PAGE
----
How to Use Pivot Point in Intraday Trading

Intraday trading involves staying updated with the current market trends and exploring any possibility of making a profit before the trading day ends. Intraday traders use multiple analyses and strategies to identify entry and exit points to generate maximum profits. One of the most efficient intraday trading tools is the pivot point trading strategy while making trading decisions. A pivot point is used extensively in technical analysis that helps traders assess the current price trends. Let us begin by understanding pivot point meaning.

To compute the value of a pivot point, you must identify the previous day's high, low, and closing prices of the specific security. An average of these prices gives the value of the pivot point. If the security trades higher than the last day's pivot point value, it represents a bullish sentiment. Conversely, the bearish sentiment prevails if the security price is less than the pivot value of the previous day.

Traders also use pivot points to calculate support and resistance levels. Intraday traders may typically use seven pivot levels, comprising three resistance and three support levels. These are also primary pivot points displayed in the chart. The different levels of pivot points help traders determine where a security's price would face resistance or support.

Bringing you a complete guide on pivot point trading strategy with a study of which pivot points are best for intraday trading.

Day Trading Using Pivot Points

Intraday traders widely use the pivot trading strategy to assess entry and exit points. Suppose a day trader wants to purchase security; the ideal time would be when the stock follows a bearish trend and drops to support level R1. The support levels are below the basic pivot levels, and traders may place a buy order as the price reaches support level R2. Let us understand two of the most crucial concepts employed by day traders using pivot points.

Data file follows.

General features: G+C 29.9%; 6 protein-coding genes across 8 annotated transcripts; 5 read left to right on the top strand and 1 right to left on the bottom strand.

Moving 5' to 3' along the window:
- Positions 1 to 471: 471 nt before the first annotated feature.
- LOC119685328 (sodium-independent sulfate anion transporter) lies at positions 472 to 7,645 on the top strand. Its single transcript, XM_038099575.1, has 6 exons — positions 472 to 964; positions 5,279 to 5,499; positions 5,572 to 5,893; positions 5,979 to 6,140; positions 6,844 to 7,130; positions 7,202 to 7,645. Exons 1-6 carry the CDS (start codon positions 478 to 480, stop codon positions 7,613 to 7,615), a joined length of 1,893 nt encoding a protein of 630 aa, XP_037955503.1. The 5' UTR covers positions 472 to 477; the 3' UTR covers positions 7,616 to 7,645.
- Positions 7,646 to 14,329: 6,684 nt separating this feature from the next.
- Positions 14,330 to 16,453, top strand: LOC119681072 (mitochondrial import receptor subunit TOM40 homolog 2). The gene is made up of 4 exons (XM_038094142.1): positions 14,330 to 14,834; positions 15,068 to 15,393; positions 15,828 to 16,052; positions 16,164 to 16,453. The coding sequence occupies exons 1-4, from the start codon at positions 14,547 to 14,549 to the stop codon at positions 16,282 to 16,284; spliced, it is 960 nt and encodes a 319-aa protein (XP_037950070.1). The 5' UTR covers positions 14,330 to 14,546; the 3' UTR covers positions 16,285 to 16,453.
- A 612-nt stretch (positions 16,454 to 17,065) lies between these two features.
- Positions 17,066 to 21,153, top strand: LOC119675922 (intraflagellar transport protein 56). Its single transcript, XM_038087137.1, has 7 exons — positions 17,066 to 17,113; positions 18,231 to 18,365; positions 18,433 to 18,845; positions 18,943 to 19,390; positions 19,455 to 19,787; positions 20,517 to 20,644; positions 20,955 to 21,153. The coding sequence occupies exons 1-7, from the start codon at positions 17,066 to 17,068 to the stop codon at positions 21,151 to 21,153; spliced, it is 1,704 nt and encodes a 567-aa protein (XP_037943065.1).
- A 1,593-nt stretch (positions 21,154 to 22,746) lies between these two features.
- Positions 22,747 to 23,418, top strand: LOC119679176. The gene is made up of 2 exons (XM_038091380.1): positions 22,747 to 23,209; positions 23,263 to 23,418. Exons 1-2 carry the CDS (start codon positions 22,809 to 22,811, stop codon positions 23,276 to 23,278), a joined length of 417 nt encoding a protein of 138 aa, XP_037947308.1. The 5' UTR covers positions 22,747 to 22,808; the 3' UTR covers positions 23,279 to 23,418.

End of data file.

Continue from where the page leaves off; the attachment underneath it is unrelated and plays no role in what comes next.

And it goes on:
1. Pivot Point Bounce - Suppose the security price reaches the pivot point and bounces; it cues the trader to open a trading position. If the stock seems to test the chart from the upper side, following an upward bounce, traders seek to buy those stocks. Conversely, traders may be willing to sell their stocks during a down-ward bounce. Traders who aim short set their stop loss above the pivot point, and those targeting long may set their stop loss below the pivot point.
  2. Pivot Point Breakout - Pivot point breakout is a technique whereby traders use stop-limit orders. Traders may typically open their positions when prices go beyond a pivot price level. Such breaks generally are expected to occur during the morning hours. If the breakout suggests a bearish trend, it may be time to enter into a short trade. Conversely, a long trade is initiated when the breakout suggests a bullish run.

How to enter a trade using pivot points

Step 1: Open the chart

Once you have calculated the pivot points, open the OHLC chart (Open, High, Low, Close) chart and add pivot points to it.

Step 2: Observe

Look for instances when the price closes at the pivot point. For long trades, as the prices get closer to the pivot point, they will touch new lows. Conversely, look out for prices touching new highs while nearing the pivot point in a short trade.

Step3: Let prices reach the pivot point

Stay on standby as the price reaches the pivot price.

Step4: Enter the trade

You may enter the trade in scenarios such as when the high of the first price bar does not touch a new low has been broken.

What do Pivot Points indicate?

ETraders may use the pivot point trading technique with other trend indicators while trading in stocks, commodities, and futures. Traders can identify stop losses and target prices utilizing this technique. Unlike other indicators, such as oscillators and moving averages , pivot points remain stagnant at the same prices during the day. It, therefore, becomes convenient for traders to plan their trades based on these levels.

How to calculate pivot points?

Traders use the previous day’s data to calculate pivot points that help predict the market trend. There are seven pivot point levels to plot the OHLC pivot level graph. Let us understand how these values are calculated.

Basic Pivot Level (PP) = (High + Low + close) / 3
R1 (2*PP) - Low
S1 (2*PP) - High
R2 (PP - S1) +R1
S2 PP - (R1 - S1)
R3 (PP - S2) + R2
S3 PP - (R2 - S2)

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